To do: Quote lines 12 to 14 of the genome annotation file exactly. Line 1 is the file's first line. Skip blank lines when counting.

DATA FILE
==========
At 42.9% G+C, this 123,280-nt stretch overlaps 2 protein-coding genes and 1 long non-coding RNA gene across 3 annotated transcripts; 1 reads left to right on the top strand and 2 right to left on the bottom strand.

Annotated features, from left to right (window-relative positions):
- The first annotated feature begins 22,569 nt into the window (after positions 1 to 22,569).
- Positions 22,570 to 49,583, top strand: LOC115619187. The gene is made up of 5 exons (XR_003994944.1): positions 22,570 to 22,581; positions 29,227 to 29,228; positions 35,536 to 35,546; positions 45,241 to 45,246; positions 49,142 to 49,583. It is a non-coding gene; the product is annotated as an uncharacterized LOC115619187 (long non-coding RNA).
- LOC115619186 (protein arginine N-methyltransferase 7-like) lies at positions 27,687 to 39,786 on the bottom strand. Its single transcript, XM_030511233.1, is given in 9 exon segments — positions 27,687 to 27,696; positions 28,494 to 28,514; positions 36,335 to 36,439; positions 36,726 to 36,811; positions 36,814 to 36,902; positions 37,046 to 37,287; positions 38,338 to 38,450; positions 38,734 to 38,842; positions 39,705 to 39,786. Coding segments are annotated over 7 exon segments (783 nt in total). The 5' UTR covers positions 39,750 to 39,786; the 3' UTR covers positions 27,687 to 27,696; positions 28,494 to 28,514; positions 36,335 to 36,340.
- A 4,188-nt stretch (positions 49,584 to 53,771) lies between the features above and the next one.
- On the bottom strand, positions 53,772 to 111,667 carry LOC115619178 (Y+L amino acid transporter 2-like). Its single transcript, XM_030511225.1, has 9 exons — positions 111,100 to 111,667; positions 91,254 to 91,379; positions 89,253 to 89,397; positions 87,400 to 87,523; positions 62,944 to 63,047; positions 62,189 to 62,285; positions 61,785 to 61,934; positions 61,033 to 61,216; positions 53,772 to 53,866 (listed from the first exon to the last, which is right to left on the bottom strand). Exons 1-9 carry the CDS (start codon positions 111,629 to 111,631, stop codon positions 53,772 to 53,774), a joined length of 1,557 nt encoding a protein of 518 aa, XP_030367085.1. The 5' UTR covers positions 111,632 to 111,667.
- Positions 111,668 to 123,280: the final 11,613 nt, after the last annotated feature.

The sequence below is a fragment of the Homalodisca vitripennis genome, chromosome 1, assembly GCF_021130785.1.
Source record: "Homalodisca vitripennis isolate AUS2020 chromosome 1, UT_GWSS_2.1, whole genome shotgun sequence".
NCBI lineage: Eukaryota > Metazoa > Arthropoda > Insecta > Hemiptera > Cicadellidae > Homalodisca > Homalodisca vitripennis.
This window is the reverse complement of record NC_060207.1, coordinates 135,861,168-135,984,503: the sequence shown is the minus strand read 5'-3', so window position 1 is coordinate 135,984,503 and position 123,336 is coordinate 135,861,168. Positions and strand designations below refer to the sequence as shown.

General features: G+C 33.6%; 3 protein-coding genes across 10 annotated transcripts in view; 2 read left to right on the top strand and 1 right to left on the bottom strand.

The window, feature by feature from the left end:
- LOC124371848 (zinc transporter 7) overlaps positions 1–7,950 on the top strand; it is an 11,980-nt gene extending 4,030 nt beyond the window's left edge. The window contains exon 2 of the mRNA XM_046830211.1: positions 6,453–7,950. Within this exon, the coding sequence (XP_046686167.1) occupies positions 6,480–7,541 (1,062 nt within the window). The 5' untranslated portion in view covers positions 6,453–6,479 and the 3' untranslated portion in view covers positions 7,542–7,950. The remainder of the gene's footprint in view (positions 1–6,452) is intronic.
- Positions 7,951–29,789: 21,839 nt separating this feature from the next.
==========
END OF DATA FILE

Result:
This window is the reverse complement of record NC_060207.1, coordinates 135,861,168-135,984,503: the sequence shown is the minus strand read 5'-3', so window position 1 is coordinate 135,984,503 and position 123,336 is coordinate 135,861,168. Positions and strand designations below refer to the sequence as shown.

General features: G+C 33.6%; 3 protein-coding genes across 10 annotated transcripts in view; 2 read left to right on the top strand and 1 right to left on the bottom strand.

The window, feature by feature from the left end: